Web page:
When I came across this quote by Albert Einstein, declaring that he had no special talent, I was filled with respect for his humility. Basically, I disagreed with him and thought –that is that. In reality, that wasn’t. I had lost my peace of mind. Still more peculiar was my fascination with the two words ‘passionately curious’. Hardly caring why Einstein had used these in his quote, I began sprinkling them at random in my daily conversations.
I have no special talent. I am just passionately curious.
To me, the quote was meaningful but strange. No one can believe me to be normal if I declare that these few words made me miserable. I am not curious, forget passionately. I remember being a curious child up to the age of six or seven. Like hunger is lost to illness, my curiosity was lost to age. Since then, I have been fighting it away.
The reason that Albert Einstein was so successful could indeed be pure curiosity. A burning, child-like need to know. I have on a few occasions witnessed this in various forms. Being a child who has grown up cramming science and physics, I am puzzled by the simplicity with which Einstein explained his success. But a part of me is not ready to accept that I have nothing to do with that curiosity.
I guess I am bored. And my boredom exhausts me. I have never been able to talk about it because, given my age, I am always supposed to be joyful. I am joyful and grateful. But I am also coming to terms with how life can be disgusting to those who love novelty –that is, those who are not like me.
For years now, I have been going through each weekday in the mechanical fashion with which I went through the previous one. Holidays appear to be reflections of each other. There is a difference between how people see me and how I see myself. I am a talkative and soft-spoken person. My attitude is girlish. I smile, I laugh and get sensitive. Others assume that everything interests me. Nothing really does.
And it makes no sense. I am fifteen now and even if my life stretches up to five times this age, all of which is spent in reading voraciously, I am not going to possess one percent of the world’s knowledge. I want to be curious too, passionately curious. Still, my mind has turned cool, unreceptive. It is afraid of the thirst that curiosity brings with itself. Earlier I noticed this attitude in my parents, friends, neighbours, strangers in the market. For the first time, it is about me.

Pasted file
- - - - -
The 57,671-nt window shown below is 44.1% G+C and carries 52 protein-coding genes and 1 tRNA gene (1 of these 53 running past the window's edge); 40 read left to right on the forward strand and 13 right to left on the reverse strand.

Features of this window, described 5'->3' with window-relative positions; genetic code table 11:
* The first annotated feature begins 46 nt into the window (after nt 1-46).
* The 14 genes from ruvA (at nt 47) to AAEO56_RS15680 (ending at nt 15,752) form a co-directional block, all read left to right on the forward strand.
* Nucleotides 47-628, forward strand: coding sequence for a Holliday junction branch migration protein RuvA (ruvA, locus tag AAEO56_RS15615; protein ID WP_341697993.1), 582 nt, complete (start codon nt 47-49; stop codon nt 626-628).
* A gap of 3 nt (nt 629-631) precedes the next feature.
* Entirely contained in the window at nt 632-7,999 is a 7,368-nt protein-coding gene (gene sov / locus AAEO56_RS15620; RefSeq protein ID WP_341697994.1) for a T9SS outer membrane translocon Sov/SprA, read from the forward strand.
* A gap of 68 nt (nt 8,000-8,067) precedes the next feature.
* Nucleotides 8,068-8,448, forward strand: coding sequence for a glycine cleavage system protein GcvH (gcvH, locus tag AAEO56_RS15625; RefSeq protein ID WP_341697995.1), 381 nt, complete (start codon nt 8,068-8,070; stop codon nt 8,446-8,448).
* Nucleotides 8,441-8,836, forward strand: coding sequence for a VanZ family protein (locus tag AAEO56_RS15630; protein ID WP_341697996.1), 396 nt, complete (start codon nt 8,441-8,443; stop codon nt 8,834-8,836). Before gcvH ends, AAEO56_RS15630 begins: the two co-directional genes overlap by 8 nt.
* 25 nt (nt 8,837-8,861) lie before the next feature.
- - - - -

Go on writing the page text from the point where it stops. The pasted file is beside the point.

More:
Curiosity is like a tile in a floor, a brick in a wall. When it goes missing, most people don’t bother because for the better part of their life, they don’t know about it. Even if they know, the choice to leave or complete it is theirs. At times, it is even better to lose it. Once, my uncle fell seriously ill. Then, he moved away from the knowledge of his illness and its minute details. He recovered. Contrary to the doctors’ belief, he is still alive. But had he been focused on his illness, his curiosity would be badly contaminated by fear and anxiety. And that is not what Einstein spoke of.
My uncle never really killed his curiosity either. He was only diverting it. Throughout that period when he was bed-ridden, he studied wildlife through heavy books that he got others to bring.
I am also trying to be curious now. I am counting all the unanswered questions, the unsolved riddles, the people I am yet to understand, the parts of this city I have not explored. Perhaps this quest will not take me anywhere. It may even lose its delicate charm after sometime. But in case it does, I am curious to know just how I will survive the monotony that has settled over me. No. I can’t.